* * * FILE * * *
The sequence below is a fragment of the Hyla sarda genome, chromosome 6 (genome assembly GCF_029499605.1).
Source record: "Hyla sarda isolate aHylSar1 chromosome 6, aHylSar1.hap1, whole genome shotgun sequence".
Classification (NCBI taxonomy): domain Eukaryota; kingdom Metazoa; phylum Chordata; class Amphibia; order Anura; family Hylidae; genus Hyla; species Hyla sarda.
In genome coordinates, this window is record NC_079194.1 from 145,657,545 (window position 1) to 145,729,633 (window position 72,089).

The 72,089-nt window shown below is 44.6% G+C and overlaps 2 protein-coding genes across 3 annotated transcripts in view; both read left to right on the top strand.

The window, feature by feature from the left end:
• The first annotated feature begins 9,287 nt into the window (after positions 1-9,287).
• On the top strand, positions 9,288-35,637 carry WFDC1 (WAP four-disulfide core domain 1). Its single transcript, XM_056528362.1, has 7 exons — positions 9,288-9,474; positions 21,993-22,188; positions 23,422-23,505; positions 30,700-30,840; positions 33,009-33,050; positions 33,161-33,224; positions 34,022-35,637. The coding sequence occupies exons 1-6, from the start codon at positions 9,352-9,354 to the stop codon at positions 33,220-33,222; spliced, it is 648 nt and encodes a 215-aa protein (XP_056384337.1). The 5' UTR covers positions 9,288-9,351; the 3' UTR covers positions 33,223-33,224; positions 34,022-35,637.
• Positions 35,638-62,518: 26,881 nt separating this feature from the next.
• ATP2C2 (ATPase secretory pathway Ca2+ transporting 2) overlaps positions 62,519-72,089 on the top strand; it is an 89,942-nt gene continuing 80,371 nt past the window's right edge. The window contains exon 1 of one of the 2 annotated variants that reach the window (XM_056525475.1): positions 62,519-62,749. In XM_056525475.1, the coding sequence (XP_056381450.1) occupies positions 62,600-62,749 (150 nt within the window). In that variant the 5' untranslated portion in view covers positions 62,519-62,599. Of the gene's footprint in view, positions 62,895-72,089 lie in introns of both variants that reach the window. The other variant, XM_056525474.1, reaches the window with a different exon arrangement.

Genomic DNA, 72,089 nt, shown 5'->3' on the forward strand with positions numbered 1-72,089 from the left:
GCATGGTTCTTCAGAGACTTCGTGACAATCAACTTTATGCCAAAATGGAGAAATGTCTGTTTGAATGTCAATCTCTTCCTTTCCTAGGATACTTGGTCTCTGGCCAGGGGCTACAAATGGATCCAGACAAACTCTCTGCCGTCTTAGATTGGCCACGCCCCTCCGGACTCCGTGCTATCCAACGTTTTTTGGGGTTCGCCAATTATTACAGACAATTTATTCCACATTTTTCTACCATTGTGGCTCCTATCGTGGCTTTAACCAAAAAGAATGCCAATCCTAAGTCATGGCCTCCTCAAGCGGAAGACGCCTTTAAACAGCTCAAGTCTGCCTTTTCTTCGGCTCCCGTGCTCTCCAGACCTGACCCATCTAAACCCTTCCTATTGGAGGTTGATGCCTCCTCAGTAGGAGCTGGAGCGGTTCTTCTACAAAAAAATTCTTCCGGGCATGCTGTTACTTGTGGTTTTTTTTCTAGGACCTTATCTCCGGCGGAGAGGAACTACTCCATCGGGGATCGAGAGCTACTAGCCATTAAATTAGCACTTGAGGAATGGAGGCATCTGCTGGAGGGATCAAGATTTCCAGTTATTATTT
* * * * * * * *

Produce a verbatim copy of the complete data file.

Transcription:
The sequence below is a fragment of the Hyla sarda genome, chromosome 6 (genome assembly GCF_029499605.1).
Source record: "Hyla sarda isolate aHylSar1 chromosome 6, aHylSar1.hap1, whole genome shotgun sequence".
Classification (NCBI taxonomy): domain Eukaryota; kingdom Metazoa; phylum Chordata; class Amphibia; order Anura; family Hylidae; genus Hyla; species Hyla sarda.
In genome coordinates, this window is record NC_079194.1 from 145,657,545 (window position 1) to 145,729,633 (window position 72,089).

The 72,089-nt window shown below is 44.6% G+C and overlaps 2 protein-coding genes across 3 annotated transcripts in view; both read left to right on the top strand.

The window, feature by feature from the left end:
• The first annotated feature begins 9,287 nt into the window (after positions 1-9,287).
• On the top strand, positions 9,288-35,637 carry WFDC1 (WAP four-disulfide core domain 1). Its single transcript, XM_056528362.1, has 7 exons — positions 9,288-9,474; positions 21,993-22,188; positions 23,422-23,505; positions 30,700-30,840; positions 33,009-33,050; positions 33,161-33,224; positions 34,022-35,637. The coding sequence occupies exons 1-6, from the start codon at positions 9,352-9,354 to the stop codon at positions 33,220-33,222; spliced, it is 648 nt and encodes a 215-aa protein (XP_056384337.1). The 5' UTR covers positions 9,288-9,351; the 3' UTR covers positions 33,223-33,224; positions 34,022-35,637.
• Positions 35,638-62,518: 26,881 nt separating this feature from the next.
• ATP2C2 (ATPase secretory pathway Ca2+ transporting 2) overlaps positions 62,519-72,089 on the top strand; it is an 89,942-nt gene continuing 80,371 nt past the window's right edge. The window contains exon 1 of one of the 2 annotated variants that reach the window (XM_056525475.1): positions 62,519-62,749. In XM_056525475.1, the coding sequence (XP_056381450.1) occupies positions 62,600-62,749 (150 nt within the window). In that variant the 5' untranslated portion in view covers positions 62,519-62,599. Of the gene's footprint in view, positions 62,895-72,089 lie in introns of both variants that reach the window. The other variant, XM_056525474.1, reaches the window with a different exon arrangement.

Genomic DNA, 72,089 nt, shown 5'->3' on the forward strand with positions numbered 1-72,089 from the left:
GCATGGTTCTTCAGAGACTTCGTGACAATCAACTTTATGCCAAAATGGAGAAATGTCTGTTTGAATGTCAATCTCTTCCTTTCCTAGGATACTTGGTCTCTGGCCAGGGGCTACAAATGGATCCAGACAAACTCTCTGCCGTCTTAGATTGGCCACGCCCCTCCGGACTCCGTGCTATCCAACGTTTTTTGGGGTTCGCCAATTATTACAGACAATTTATTCCACATTTTTCTACCATTGTGGCTCCTATCGTGGCTTTAACCAAAAAGAATGCCAATCCTAAGTCATGGCCTCCTCAAGCGGAAGACGCCTTTAAACAGCTCAAGTCTGCCTTTTCTTCGGCTCCCGTGCTCTCCAGACCTGACCCATCTAAACCCTTCCTATTGGAGGTTGATGCCTCCTCAGTAGGAGCTGGAGCGGTTCTTCTACAAAAAAATTCTTCCGGGCATGCTGTTACTTGTGGTTTTTTTTCTAGGACCTTATCTCCGGCGGAGAGGAACTACTCCATCGGGGATCGAGAGCTACTAGCCATTAAATTAGCACTTGAGGAATGGAGGCATCTGCTGGAGGGATCAAGATTTCCAGTTATTATTT